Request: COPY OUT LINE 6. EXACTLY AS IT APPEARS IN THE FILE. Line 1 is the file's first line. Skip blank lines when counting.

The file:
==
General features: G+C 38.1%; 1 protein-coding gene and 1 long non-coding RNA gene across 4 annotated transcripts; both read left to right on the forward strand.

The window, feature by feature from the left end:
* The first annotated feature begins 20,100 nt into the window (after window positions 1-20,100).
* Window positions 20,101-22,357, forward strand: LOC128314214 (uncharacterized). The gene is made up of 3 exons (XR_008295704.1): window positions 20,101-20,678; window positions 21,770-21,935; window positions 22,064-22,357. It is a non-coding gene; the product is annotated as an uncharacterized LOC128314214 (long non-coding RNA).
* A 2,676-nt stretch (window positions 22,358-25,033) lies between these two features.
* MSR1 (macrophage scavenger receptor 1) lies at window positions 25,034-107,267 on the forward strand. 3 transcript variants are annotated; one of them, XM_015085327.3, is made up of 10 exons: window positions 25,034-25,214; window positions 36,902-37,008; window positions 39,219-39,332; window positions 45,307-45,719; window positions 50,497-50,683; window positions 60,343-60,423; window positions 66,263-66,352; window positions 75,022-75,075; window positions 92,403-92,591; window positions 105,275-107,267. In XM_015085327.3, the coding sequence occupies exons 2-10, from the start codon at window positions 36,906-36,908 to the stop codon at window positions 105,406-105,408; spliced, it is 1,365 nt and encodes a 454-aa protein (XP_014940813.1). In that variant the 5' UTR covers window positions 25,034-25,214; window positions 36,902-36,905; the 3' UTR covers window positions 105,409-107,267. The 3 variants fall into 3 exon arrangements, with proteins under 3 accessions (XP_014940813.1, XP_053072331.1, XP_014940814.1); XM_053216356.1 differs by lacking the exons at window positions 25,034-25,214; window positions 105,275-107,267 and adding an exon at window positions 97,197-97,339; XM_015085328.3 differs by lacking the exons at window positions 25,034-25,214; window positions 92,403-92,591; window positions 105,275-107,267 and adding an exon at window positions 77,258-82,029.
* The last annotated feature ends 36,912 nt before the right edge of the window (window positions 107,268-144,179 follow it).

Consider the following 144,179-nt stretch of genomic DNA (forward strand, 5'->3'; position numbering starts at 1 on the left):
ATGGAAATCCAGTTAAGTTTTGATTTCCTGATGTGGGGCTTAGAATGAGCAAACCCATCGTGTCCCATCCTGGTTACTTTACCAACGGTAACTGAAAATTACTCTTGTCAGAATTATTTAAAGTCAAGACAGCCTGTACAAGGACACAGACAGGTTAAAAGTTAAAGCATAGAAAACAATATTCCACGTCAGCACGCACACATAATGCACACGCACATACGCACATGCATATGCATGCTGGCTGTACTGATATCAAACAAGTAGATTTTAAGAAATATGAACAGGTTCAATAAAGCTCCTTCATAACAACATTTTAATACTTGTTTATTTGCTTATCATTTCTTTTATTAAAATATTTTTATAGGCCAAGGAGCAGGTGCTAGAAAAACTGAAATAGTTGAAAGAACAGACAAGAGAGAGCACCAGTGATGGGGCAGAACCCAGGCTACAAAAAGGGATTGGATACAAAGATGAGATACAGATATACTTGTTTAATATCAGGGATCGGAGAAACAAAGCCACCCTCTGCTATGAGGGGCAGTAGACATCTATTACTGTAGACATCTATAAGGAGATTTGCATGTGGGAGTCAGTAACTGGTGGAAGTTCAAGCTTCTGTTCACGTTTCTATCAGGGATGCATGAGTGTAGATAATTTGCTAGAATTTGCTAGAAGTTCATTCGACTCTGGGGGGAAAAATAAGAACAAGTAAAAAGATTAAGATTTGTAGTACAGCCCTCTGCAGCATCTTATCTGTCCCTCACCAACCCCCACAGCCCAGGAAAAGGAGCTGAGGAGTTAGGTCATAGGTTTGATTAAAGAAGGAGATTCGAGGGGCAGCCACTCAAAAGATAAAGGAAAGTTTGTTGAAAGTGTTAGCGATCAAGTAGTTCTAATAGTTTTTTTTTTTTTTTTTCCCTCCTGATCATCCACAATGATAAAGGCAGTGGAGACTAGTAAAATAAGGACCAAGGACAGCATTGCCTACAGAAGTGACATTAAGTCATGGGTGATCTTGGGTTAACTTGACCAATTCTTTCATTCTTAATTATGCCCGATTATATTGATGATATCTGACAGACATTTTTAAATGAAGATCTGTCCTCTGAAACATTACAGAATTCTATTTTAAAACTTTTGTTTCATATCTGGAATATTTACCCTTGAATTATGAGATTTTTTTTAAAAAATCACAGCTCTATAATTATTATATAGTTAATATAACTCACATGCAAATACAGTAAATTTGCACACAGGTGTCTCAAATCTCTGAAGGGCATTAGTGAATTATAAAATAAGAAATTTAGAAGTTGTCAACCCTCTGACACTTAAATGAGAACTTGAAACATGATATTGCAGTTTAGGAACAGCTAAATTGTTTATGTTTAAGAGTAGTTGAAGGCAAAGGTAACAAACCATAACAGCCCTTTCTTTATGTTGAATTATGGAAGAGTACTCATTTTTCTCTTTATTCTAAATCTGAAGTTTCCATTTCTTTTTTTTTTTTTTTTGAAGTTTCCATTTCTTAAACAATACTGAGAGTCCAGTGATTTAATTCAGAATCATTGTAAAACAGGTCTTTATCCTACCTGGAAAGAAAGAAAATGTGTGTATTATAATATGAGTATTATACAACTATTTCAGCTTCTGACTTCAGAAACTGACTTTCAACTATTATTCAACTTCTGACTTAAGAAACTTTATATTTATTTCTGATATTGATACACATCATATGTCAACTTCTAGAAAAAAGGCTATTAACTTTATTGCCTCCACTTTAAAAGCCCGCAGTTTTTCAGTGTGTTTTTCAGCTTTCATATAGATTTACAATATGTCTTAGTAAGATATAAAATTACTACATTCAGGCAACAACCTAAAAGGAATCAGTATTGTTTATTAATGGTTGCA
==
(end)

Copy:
* MSR1 (macrophage scavenger receptor 1) lies at window positions 25,034-107,267 on the forward strand. 3 transcript variants are annotated; one of them, XM_015085327.3, is made up of 10 exons: window positions 25,034-25,214; window positions 36,902-37,008; window positions 39,219-39,332; window positions 45,307-45,719; window positions 50,497-50,683; window positions 60,343-60,423; window positions 66,263-66,352; window positions 75,022-75,075; window positions 92,403-92,591; window positions 105,275-107,267. In XM_015085327.3, the coding sequence occupies exons 2-10, from the start codon at window positions 36,906-36,908 to the stop codon at window positions 105,406-105,408; spliced, it is 1,365 nt and encodes a 454-aa protein (XP_014940813.1). In that variant the 5' UTR covers window positions 25,034-25,214; window positions 36,902-36,905; the 3' UTR covers window positions 105,409-107,267. The 3 variants fall into 3 exon arrangements, with proteins under 3 accessions (XP_014940813.1, XP_053072331.1, XP_014940814.1); XM_053216356.1 differs by lacking the exons at window positions 25,034-25,214; window positions 105,275-107,267 and adding an exon at window positions 97,197-97,339; XM_015085328.3 differs by lacking the exons at window positions 25,034-25,214; window positions 92,403-92,591; window positions 105,275-107,267 and adding an exon at window positions 77,258-82,029.